Tips on Creating a “Bring Your Own Device” (BYOD) Policy

Category: Employment Law

It may seem like just yesterday companies were handing out corporate Blackberries and phones to employees.  But today, “bring your own device” has increasingly become the norm.  Encouraging employees to use their own devices to communicate for work purposes makes sense from many perspectives.  Mainly, BYOD can save employers money and can increase productivity by offering employees flexibility.   Industry experts estimate that as many as 60% of workers can access company data on their personal devices.  This said, only a third of employers have any sort of management system to protect company data and even fewer have laid out specific BYOD rules.

Such an “anything goes” approach carries serious risks.  The information that travels with an employee leaves the company’s control.  Sometimes severe problems can arise ranging from intellectual property concerns, to the need to be able to make data available for potential regulatory or legal requests.  It’s worth taking the time and effort to develop a specific company policy for BYOD.

Here are some guidelines:

1. Make sure that all stakeholders at your organization have had the opportunity to provide input regarding what they feel the policy should contain.  Get feedback from all departments, including IT, legal, human resources, and compliance.

2. Decide which employees should be allowed to use their own devices.  Take into account the nature of the data handled by a given employee and the company’s need to access that data.

3. Draw up a list of permissible devices.  Some are simply not enterprise ready, and which should be allowed depends on such factors as capabilities, operating systems and compatibility.

4. Clarify which applications may be used for business purposes and specify restrictions.  While you can block applications that do not meet your company’s security requirements from being downloaded onto company computers, and could monitor company-owned devices for risky applications, it’s difficult to control what an employee installs on a BYOD device.  Whether to protect your company from a data breach or from unintended copyright infringement, your BYOD policy must get out ahead of these risks.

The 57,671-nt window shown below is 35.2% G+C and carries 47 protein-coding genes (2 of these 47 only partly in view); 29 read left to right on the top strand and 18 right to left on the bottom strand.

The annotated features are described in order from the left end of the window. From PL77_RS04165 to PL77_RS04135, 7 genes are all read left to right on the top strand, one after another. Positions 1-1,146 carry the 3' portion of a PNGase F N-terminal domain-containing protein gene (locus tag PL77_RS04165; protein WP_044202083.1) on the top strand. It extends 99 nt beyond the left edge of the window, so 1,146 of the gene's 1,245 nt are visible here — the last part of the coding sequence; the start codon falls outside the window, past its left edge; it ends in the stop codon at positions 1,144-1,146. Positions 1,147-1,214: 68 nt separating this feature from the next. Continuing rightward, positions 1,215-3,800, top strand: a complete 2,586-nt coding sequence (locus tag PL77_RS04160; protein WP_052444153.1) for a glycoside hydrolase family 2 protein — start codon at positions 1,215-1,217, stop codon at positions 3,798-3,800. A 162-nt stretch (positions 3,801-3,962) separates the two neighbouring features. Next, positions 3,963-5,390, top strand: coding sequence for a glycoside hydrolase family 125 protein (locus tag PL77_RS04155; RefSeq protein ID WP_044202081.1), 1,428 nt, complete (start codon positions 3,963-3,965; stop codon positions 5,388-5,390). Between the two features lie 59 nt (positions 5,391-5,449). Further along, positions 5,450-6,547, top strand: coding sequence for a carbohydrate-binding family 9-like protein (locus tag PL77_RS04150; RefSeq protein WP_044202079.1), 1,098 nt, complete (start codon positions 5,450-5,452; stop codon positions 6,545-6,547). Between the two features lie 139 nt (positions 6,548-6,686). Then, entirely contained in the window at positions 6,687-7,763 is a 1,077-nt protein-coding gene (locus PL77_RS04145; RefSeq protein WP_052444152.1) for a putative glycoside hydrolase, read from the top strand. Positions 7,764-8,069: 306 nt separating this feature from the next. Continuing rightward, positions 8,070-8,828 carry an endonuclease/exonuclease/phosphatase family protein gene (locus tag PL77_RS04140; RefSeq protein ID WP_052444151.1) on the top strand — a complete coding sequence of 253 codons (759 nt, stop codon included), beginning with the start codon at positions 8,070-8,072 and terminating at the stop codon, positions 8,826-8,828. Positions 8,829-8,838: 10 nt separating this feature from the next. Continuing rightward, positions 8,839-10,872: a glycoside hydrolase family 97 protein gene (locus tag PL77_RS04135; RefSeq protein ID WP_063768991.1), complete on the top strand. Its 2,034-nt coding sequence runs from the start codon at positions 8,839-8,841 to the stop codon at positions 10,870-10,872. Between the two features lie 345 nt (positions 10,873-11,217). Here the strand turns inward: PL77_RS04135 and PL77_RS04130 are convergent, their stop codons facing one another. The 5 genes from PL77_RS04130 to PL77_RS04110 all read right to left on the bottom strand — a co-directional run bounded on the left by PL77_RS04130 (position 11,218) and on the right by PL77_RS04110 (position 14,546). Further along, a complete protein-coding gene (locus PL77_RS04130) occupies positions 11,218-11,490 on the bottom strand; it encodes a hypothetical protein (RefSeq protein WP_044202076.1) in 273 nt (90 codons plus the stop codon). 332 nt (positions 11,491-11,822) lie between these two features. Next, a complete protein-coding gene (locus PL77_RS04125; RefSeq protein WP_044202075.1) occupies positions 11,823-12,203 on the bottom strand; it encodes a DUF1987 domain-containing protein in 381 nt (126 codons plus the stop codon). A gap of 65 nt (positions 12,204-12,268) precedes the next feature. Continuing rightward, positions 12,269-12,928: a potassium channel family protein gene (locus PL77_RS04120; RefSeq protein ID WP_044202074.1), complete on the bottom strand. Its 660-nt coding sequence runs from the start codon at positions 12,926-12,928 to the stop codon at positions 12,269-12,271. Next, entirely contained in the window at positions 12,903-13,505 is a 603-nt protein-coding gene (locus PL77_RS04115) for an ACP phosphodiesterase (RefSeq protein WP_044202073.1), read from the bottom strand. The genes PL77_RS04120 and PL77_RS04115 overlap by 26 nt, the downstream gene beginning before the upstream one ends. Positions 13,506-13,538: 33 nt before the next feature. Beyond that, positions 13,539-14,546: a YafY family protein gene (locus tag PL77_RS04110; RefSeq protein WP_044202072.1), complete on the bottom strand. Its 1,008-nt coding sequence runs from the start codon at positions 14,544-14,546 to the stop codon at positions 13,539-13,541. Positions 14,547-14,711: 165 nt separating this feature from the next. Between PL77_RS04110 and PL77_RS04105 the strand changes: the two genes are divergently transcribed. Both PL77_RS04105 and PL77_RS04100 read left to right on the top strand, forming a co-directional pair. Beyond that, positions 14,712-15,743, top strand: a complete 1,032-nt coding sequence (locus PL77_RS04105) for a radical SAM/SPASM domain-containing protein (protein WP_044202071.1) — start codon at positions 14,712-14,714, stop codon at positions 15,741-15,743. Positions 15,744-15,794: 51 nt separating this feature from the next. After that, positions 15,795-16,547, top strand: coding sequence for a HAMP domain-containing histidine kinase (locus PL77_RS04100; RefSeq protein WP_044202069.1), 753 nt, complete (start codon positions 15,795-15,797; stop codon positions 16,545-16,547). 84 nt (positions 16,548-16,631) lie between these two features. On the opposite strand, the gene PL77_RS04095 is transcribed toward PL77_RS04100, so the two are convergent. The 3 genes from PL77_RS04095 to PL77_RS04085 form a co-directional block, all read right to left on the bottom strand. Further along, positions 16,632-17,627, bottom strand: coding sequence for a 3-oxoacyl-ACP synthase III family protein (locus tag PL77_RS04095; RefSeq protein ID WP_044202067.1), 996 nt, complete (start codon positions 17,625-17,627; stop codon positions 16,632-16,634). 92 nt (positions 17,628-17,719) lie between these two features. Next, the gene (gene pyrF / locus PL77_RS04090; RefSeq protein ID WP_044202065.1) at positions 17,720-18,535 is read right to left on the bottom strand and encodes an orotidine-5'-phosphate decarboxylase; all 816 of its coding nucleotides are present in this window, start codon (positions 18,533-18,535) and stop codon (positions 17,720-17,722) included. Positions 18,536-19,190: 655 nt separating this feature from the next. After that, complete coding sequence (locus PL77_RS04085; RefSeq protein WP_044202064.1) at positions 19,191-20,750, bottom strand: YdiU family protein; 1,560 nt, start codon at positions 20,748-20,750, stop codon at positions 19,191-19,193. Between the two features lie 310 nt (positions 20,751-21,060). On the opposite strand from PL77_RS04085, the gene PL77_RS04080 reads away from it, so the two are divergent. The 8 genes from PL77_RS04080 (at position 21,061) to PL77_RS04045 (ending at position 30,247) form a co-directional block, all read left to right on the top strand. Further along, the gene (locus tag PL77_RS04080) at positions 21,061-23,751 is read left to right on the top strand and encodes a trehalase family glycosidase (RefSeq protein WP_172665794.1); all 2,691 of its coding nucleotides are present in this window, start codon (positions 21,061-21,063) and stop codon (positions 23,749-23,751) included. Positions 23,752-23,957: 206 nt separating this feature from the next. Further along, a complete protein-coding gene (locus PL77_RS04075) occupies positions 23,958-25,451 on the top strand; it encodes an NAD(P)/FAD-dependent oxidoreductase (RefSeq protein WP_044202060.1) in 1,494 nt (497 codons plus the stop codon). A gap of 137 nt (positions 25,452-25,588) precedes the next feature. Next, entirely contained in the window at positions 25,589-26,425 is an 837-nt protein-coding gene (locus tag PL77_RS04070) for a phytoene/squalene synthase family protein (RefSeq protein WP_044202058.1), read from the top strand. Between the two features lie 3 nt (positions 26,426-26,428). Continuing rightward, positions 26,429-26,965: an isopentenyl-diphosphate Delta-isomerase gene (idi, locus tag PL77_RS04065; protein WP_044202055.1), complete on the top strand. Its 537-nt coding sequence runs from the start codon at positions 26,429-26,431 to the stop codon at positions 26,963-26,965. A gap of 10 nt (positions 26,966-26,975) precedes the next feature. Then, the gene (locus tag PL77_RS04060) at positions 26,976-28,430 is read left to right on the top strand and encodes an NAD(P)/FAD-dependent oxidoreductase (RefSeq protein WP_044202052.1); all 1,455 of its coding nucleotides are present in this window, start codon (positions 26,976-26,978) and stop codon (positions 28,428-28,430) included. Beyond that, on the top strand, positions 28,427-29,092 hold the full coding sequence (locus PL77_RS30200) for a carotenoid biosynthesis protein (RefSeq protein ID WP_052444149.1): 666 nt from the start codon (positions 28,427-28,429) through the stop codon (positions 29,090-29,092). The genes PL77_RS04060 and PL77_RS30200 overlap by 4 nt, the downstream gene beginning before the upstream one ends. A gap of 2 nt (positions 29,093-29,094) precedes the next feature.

5. Insist that employees take maximal precautions in selecting passwords and use screen locks on all devices used for work purposes.

6. Spell out how the support and maintenance needs of personal device users will be met.  Employees using their own devices will likely take at least as good care if not greater care of their personal property than devices provided by the company.  But when a service need arises, how will you determine whether the company’s IT team should address it?

7. Set up an ownership policy for all business related data on the BYOD devices.

8. Make clear that the company must be able to access information on any BYOD device whenever necessary.  Consider making devices remotely accessible, in the event, for example, that the company needs to erase data from a stolen device.

9.  Protect the company from liability if employees engage in illegal or inappropriate behavior using their BOYD devices.  Distracted driving and inappropriate use of social media are among the many behaviors that could expose the company to claims of negligence or harm through the use of BYOD devices.  A good BYOD policy will ban such behaviors.

10. Craft a strategy to handle the transfer of data back to the company if an employee leaves the organization.  Whether this means securing the right to delete information or supervising the employee’s data removal, this will reduce the possibility of losing key data, intellectual property, or client information.

Considering the benefits of the BYOD trend, it’s worth putting in the time and effort to craft a BYOD policy that works for you and your employees by addressing the security, IT service, devise use and application concerns upfront.



Disclaimer: This article is intended for informational and educational purposes only. Because of the generality of this article, the information it provides may not be applicable in all situations and should not be acted upon without specific legal advice based on particular situations. 

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